Geeks With Blogs
Joe Mayo

Today, I released the latest version of LINQ to Twitter. In addition to fixing bugs, the highlighted features of this release include support for DM Events, Extended Tweets and .NET Core. Here’s a demo of using extended mode tweets in a Search query:

        static async Task DoSearchAsync(TwitterContext twitterCtx)
        {
            string searchTerm = "\"LINQ to Twitter\" OR Linq2Twitter OR LinqToTwitter OR JoeMayo";

            Search searchResponse =
                await
                (from search in twitterCtx.Search
                 where search.Type == SearchType.Search &&
                       search.Query == searchTerm &&
                       search.IncludeEntities == true &&
                       search.TweetMode == TweetMode.Extended
                 select search)
                .SingleOrDefaultAsync();

            if (searchResponse?.Statuses != null)
                searchResponse.Statuses.ForEach(tweet =>
                    Console.WriteLine(
                        "\n  User: {0} ({1})\n  Tweet: {2}", 
                        tweet.User.ScreenNameResponse,
                        tweet.User.UserIDResponse,
                        tweet.Text ?? tweet.FullText));
            else
                Console.WriteLine("No entries found.");
        }

Notice that the query now has a TweetMode property. You can set this to to enum TweetMode.Extended to request tweets that go beyond 140 characters. To handle the difference between Classic and Extended tweets, the Console.WriteLine statement uses either tweet.Text or tweet.FullText. A null tweet.Text tells that the tweet is extended, which is consistent with the Twitter API convention.

Here are a few API queries associated with Direct Message Events:

Show:

            DirectMessageEvents dmResponse =
                await
                    (from dm in twitterCtx.DirectMessageEvents
                     where dm.Type == DirectMessageEventsType.Show &&
                           dm.ID == 917929712638246916
                     select dm)
                    .SingleOrDefaultAsync();


            MessageCreate msgCreate = dmResponse?.Value?.DMEvent?.MessageCreate;

            if (dmResponse != null && msgCreate != null)
                Console.WriteLine(
                    "From ID: {0}\nTo ID:  {1}\nMessage Text: {2}",
                    msgCreate.SenderID ?? "None",
                    msgCreate.Target.RecipientID ?? "None",
                    msgCreate.MessageData.Text ?? "None");

List:

            int count = 10; // intentionally set to a low number to demo paging
            string cursor = "";
            List<DMEvent> allDmEvents = new List<DMEvent>();

            // you don't have a valid cursor until after the first query
            DirectMessageEvents dmResponse =
                await
                    (from dm in twitterCtx.DirectMessageEvents
                     where dm.Type == DirectMessageEventsType.List &&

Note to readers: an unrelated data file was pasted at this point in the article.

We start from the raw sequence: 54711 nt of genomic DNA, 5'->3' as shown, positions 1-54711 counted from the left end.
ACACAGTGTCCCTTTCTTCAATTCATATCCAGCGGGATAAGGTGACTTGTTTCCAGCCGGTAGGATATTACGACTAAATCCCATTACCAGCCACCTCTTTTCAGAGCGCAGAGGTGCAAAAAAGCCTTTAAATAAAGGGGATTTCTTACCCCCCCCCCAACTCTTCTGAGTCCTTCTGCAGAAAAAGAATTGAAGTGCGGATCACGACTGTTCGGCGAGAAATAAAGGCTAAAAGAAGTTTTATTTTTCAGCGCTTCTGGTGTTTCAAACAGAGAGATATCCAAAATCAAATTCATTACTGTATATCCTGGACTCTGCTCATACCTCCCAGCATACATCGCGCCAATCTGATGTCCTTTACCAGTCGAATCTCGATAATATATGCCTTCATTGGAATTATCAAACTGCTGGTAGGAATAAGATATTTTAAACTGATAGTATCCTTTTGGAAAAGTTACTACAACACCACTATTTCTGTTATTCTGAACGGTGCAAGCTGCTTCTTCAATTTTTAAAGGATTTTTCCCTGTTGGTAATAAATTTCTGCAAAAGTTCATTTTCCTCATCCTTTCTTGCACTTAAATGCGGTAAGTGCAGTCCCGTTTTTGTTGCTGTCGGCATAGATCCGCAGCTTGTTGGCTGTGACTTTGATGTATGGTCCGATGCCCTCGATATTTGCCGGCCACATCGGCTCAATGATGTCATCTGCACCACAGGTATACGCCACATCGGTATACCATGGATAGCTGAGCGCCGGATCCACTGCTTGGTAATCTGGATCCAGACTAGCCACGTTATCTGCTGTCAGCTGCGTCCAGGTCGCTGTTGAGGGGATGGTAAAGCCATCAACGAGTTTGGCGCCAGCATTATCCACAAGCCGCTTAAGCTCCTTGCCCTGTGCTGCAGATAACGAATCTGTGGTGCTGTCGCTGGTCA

dm.Count == count
                     select dm)
                    .SingleOrDefaultAsync();

            allDmEvents.AddRange(dmResponse.Value.DMEvents);
            cursor = dmResponse.Value.NextCursor;

            while (!string.IsNullOrWhiteSpace(cursor))
            {
                dmResponse =
                    await
                        (from dm in twitterCtx.DirectMessageEvents
                         where dm.Type == DirectMessageEventsType.List &&
                               dm.Count == count &&
                               dm.Cursor == cursor
                         select dm)
                        .SingleOrDefaultAsync();

                allDmEvents.AddRange(dmResponse.Value.DMEvents);
                cursor = dmResponse.Value.NextCursor;
            }

            if (!allDmEvents.Any())
            {
                Console.WriteLine("No items returned");
                return;
            }

            Console.WriteLine($"Response Count: {allDmEvents.Count}");
            Console.WriteLine("Responses:");

            allDmEvents.ForEach(evt =>
            {
                MessageCreate msgCreate = evt.MessageCreate;

                if (evt != null && msgCreate != null)
                    Console.WriteLine(
                        "From ID: {0}\nTo ID:  {1}\nMessage Text: {2}",
                        msgCreate.SenderID ?? "None",
                        msgCreate.Target?.RecipientID ?? "None",
                        msgCreate.MessageData?.Text ?? "None");
            });

New:

            const ulong Linq2TwitrID = 15411837;

            DirectMessageEvents message = 
                await twitterCtx.NewDirectMessageEventAsync(
                    Linq2TwitrID, 
                    "DM from @JoeMayo to @Linq2Twitr of $MSFT & $TSLA with #TwitterAPI #chatbot " +
                    "at http://bit.ly/2xSJWJk and http://amzn.to/2gD09X6 on " + DateTime.Now + "!'");

            DMEvent dmEvent = message?.Value?.DMEvent;
            if (dmEvent != null)
                Console.WriteLine(
                    "Recipient: {0}, Message: {1}, Date: {2}",
                    dmEvent.MessageCreate.Target.RecipientID,
                    dmEvent.MessageCreate.MessageData.Text,
                    dmEvent.CreatedTimestamp);

Here’s how to get LINQ to Twitter:

  1. Source code on GitHub: https://github.com/JoeMayo/LinqToTwitter
  2. Documentation: https://github.com/JoeMayo/LinqToTwitter/wiki
  3. NuGet Reference: https://www.nuget.org/packages/linqtotwitter/4.2.0
  4.   

Thanks to @dixinyan for the .NET Core PR.

@JoeMayo

Posted on Tuesday, December 19, 2017 8:03 AM | Back to top

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